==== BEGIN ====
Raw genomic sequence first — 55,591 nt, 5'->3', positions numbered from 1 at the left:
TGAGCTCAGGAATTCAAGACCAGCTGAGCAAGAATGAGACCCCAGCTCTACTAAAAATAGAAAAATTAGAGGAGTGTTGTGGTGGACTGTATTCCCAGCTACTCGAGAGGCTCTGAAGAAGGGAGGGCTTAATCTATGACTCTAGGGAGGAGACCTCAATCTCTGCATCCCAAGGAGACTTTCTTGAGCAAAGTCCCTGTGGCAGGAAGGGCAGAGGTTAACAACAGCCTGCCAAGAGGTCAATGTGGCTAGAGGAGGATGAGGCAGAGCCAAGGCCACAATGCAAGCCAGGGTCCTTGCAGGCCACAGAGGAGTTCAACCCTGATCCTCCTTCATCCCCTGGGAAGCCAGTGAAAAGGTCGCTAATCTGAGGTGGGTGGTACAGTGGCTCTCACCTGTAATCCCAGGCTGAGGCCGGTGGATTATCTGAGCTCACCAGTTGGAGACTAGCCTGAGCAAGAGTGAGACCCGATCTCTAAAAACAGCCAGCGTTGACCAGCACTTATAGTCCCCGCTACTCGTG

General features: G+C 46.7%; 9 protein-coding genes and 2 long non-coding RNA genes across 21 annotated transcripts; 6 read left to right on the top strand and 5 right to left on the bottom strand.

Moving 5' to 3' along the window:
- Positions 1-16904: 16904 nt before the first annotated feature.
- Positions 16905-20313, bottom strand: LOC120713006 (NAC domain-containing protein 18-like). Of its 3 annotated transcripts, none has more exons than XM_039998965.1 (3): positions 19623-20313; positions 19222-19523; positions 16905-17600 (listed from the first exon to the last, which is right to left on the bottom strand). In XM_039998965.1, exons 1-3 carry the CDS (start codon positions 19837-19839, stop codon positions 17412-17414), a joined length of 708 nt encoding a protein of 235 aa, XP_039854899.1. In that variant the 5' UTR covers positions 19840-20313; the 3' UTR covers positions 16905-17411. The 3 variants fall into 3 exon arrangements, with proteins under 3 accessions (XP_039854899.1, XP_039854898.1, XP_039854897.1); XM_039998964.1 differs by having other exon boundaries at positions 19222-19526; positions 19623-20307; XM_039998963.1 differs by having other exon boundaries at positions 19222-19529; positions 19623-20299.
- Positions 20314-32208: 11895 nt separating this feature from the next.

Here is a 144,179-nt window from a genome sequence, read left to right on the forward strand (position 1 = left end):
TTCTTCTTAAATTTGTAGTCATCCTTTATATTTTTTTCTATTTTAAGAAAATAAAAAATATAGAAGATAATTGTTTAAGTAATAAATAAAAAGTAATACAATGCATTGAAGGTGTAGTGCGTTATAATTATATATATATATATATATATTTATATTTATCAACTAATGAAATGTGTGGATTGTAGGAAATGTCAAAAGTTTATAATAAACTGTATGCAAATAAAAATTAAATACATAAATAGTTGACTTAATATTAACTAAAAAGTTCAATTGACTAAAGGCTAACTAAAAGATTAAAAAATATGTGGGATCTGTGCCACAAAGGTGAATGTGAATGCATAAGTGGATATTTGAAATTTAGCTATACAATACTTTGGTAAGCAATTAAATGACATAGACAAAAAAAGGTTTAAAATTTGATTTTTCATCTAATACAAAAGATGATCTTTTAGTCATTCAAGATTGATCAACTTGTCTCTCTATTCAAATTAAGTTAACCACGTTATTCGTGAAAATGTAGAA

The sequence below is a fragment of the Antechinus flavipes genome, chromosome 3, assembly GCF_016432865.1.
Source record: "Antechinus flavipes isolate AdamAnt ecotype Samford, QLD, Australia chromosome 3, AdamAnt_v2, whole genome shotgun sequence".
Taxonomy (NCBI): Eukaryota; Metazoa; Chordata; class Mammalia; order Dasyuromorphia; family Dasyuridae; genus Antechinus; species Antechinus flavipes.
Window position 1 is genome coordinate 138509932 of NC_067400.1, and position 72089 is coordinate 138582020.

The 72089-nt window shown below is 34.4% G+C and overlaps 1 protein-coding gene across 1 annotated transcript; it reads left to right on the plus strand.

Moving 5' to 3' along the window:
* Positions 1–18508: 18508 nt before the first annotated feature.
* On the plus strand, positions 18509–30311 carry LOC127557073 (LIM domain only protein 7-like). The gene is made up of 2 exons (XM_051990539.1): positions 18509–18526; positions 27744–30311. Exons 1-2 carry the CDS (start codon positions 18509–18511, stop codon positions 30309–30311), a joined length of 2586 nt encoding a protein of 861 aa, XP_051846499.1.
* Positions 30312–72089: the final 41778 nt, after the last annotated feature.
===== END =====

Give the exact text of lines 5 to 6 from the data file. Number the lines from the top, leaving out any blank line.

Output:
- Positions 1-16904: 16904 nt before the first annotated feature.
- Positions 16905-20313, bottom strand: LOC120713006 (NAC domain-containing protein 18-like). Of its 3 annotated transcripts, none has more exons than XM_039998965.1 (3): positions 19623-20313; positions 19222-19523; positions 16905-17600 (listed from the first exon to the last, which is right to left on the bottom strand). In XM_039998965.1, exons 1-3 carry the CDS (start codon positions 19837-19839, stop codon positions 17412-17414), a joined length of 708 nt encoding a protein of 235 aa, XP_039854899.1. In that variant the 5' UTR covers positions 19840-20313; the 3' UTR covers positions 16905-17411. The 3 variants fall into 3 exon arrangements, with proteins under 3 accessions (XP_039854899.1, XP_039854898.1, XP_039854897.1); XM_039998964.1 differs by having other exon boundaries at positions 19222-19526; positions 19623-20307; XM_039998963.1 differs by having other exon boundaries at positions 19222-19529; positions 19623-20299.